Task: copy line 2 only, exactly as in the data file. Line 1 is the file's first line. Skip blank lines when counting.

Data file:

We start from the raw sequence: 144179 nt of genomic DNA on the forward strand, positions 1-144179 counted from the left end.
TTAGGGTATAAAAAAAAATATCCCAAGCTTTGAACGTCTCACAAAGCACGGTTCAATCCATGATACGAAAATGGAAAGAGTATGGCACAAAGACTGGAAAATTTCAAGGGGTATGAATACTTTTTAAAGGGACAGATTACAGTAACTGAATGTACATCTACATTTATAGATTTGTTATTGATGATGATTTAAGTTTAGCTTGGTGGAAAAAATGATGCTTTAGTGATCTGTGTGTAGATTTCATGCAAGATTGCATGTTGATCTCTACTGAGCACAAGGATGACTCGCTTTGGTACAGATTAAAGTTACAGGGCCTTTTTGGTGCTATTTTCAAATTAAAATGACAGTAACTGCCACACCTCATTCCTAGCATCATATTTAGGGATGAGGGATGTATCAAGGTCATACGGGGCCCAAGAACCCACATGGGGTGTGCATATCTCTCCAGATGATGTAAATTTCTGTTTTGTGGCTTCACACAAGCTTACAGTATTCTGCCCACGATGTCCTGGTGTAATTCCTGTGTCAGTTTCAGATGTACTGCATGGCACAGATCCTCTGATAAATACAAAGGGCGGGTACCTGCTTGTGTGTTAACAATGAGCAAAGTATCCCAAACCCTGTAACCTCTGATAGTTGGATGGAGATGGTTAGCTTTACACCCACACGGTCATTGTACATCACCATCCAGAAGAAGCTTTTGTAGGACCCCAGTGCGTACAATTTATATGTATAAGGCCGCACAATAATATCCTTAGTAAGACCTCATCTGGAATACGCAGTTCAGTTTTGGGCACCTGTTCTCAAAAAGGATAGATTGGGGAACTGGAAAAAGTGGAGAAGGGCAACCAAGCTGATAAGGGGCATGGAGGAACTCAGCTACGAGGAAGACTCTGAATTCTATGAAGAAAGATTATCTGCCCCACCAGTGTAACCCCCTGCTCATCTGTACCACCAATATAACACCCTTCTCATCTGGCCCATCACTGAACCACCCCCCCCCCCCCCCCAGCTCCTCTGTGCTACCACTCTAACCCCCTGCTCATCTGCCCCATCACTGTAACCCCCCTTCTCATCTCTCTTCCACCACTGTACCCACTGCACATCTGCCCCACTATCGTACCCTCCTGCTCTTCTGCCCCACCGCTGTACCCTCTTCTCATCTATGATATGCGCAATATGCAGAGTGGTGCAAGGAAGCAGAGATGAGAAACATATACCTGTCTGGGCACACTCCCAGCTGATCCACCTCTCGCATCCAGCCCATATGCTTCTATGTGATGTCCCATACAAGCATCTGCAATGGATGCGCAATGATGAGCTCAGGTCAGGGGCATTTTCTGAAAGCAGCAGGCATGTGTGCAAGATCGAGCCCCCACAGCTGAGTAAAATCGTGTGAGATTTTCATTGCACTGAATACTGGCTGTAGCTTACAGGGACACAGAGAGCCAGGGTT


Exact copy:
TTAGGGTATAAAAAAAAATATCCCAAGCTTTGAACGTCTCACAAAGCACGGTTCAATCCATGATACGAAAATGGAAAGAGTATGGCACAAAGACTGGAAAATTTCAAGGGGTATGAATACTTTTTAAAGGGACAGATTACAGTAACTGAATGTACATCTACATTTATAGATTTGTTATTGATGATGATTTAAGTTTAGCTTGGTGGAAAAAATGATGCTTTAGTGATCTGTGTGTAGATTTCATGCAAGATTGCATGTTGATCTCTACTGAGCACAAGGATGACTCGCTTTGGTACAGATTAAAGTTACAGGGCCTTTTTGGTGCTATTTTCAAATTAAAATGACAGTAACTGCCACACCTCATTCCTAGCATCATATTTAGGGATGAGGGATGTATCAAGGTCATACGGGGCCCAAGAACCCACATGGGGTGTGCATATCTCTCCAGATGATGTAAATTTCTGTTTTGTGGCTTCACACAAGCTTACAGTATTCTGCCCACGATGTCCTGGTGTAATTCCTGTGTCAGTTTCAGATGTACTGCATGGCACAGATCCTCTGATAAATACAAAGGGCGGGTACCTGCTTGTGTGTTAACAATGAGCAAAGTATCCCAAACCCTGTAACCTCTGATAGTTGGATGGAGATGGTTAGCTTTACACCCACACGGTCATTGTACATCACCATCCAGAAGAAGCTTTTGTAGGACCCCAGTGCGTACAATTTATATGTATAAGGCCGCACAATAATATCCTTAGTAAGACCTCATCTGGAATACGCAGTTCAGTTTTGGGCACCTGTTCTCAAAAAGGATAGATTGGGGAACTGGAAAAAGTGGAGAAGGGCAACCAAGCTGATAAGGGGCATGGAGGAACTCAGCTACGAGGAAGACTCTGAATTCTATGAAGAAAGATTATCTGCCCCACCAGTGTAACCCCCTGCTCATCTGTACCACCAATATAACACCCTTCTCATCTGGCCCATCACTGAACCACCCCCCCCCCCCCCCCAGCTCCTCTGTGCTACCACTCTAACCCCCTGCTCATCTGCCCCATCACTGTAACCCCCCTTCTCATCTCTCTTCCACCACTGTACCCACTGCACATCTGCCCCACTATCGTACCCTCCTGCTCTTCTGCCCCACCGCTGTACCCTCTTCTCATCTATGATATGCGCAATATGCAGAGTGGTGCAAGGAAGCAGAGATGAGAAACATATACCTGTCTGGGCACACTCCCAGCTGATCCACCTCTCGCATCCAGCCCATATGCTTCTATGTGATGTCCCATACAAGCATCTGCAATGGATGCGCAATGATGAGCTCAGGTCAGGGGCATTTTCTGAAAGCAGCAGGCATGTGTGCAAGATCGAGCCCCCACAGCTGAGTAAAATCGTGTGAGATTTTCATTGCACTGAATACTGGCTGTAGCTTACAGGGACACAGAGAGCCAGGGTT